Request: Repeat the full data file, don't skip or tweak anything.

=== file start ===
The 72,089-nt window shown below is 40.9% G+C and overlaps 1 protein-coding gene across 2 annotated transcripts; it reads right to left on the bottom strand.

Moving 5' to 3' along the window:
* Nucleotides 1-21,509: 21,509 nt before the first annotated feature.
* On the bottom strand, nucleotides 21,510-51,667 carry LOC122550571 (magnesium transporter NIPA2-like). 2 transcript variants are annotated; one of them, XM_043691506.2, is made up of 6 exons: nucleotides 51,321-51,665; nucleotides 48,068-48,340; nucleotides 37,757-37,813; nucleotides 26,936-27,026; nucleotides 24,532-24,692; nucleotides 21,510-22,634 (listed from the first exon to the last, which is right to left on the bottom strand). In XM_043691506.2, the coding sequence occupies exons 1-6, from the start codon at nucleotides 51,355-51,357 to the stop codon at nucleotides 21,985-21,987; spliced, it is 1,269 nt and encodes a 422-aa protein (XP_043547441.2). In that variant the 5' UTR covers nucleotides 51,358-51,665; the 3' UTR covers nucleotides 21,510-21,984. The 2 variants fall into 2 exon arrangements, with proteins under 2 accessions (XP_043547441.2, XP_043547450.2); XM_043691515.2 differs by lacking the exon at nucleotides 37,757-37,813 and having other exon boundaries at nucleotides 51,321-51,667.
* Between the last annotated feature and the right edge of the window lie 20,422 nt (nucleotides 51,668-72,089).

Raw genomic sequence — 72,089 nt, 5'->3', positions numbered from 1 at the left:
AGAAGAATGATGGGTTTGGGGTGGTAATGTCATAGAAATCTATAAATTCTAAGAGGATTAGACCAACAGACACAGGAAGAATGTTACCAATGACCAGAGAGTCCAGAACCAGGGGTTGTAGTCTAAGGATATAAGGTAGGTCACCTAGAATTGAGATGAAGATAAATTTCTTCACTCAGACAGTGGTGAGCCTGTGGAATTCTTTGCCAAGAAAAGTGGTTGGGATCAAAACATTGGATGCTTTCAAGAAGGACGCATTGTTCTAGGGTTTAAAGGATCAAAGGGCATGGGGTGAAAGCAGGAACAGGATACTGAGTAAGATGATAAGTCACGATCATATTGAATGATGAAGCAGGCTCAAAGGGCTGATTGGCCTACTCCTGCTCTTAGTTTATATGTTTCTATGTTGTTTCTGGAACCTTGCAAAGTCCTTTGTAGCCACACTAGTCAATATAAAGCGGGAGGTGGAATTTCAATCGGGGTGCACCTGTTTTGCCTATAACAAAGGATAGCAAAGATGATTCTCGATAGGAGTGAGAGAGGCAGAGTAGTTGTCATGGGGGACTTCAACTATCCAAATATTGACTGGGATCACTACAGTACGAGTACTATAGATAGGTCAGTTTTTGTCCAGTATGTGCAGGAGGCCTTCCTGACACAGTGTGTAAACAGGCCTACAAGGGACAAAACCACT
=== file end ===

The 72,089-nt window shown below is 40.9% G+C and overlaps 1 protein-coding gene across 2 annotated transcripts; it reads right to left on the bottom strand.

Moving 5' to 3' along the window:
* Nucleotides 1-21,509: 21,509 nt before the first annotated feature.
* On the bottom strand, nucleotides 21,510-51,667 carry LOC122550571 (magnesium transporter NIPA2-like). 2 transcript variants are annotated; one of them, XM_043691506.2, is made up of 6 exons: nucleotides 51,321-51,665; nucleotides 48,068-48,340; nucleotides 37,757-37,813; nucleotides 26,936-27,026; nucleotides 24,532-24,692; nucleotides 21,510-22,634 (listed from the first exon to the last, which is right to left on the bottom strand). In XM_043691506.2, the coding sequence occupies exons 1-6, from the start codon at nucleotides 51,355-51,357 to the stop codon at nucleotides 21,985-21,987; spliced, it is 1,269 nt and encodes a 422-aa protein (XP_043547441.2). In that variant the 5' UTR covers nucleotides 51,358-51,665; the 3' UTR covers nucleotides 21,510-21,984. The 2 variants fall into 2 exon arrangements, with proteins under 2 accessions (XP_043547441.2, XP_043547450.2); XM_043691515.2 differs by lacking the exon at nucleotides 37,757-37,813 and having other exon boundaries at nucleotides 51,321-51,667.
* Between the last annotated feature and the right edge of the window lie 20,422 nt (nucleotides 51,668-72,089).

Raw genomic sequence — 72,089 nt, 5'->3', positions numbered from 1 at the left:
AGAAGAATGATGGGTTTGGGGTGGTAATGTCATAGAAATCTATAAATTCTAAGAGGATTAGACCAACAGACACAGGAAGAATGTTACCAATGACCAGAGAGTCCAGAACCAGGGGTTGTAGTCTAAGGATATAAGGTAGGTCACCTAGAATTGAGATGAAGATAAATTTCTTCACTCAGACAGTGGTGAGCCTGTGGAATTCTTTGCCAAGAAAAGTGGTTGGGATCAAAACATTGGATGCTTTCAAGAAGGACGCATTGTTCTAGGGTTTAAAGGATCAAAGGGCATGGGGTGAAAGCAGGAACAGGATACTGAGTAAGATGATAAGTCACGATCATATTGAATGATGAAGCAGGCTCAAAGGGCTGATTGGCCTACTCCTGCTCTTAGTTTATATGTTTCTATGTTGTTTCTGGAACCTTGCAAAGTCCTTTGTAGCCACACTAGTCAATATAAAGCGGGAGGTGGAATTTCAATCGGGGTGCACCTGTTTTGCCTATAACAAAGGATAGCAAAGATGATTCTCGATAGGAGTGAGAGAGGCAGAGTAGTTGTCATGGGGGACTTCAACTATCCAAATATTGACTGGGATCACTACAGTACGAGTACTATAGATAGGTCAGTTTTTGTCCAGTATGTGCAGGAGGCCTTCCTGACACAGTGTGTAAACAGGCCTACAAGGGACAAAACCACT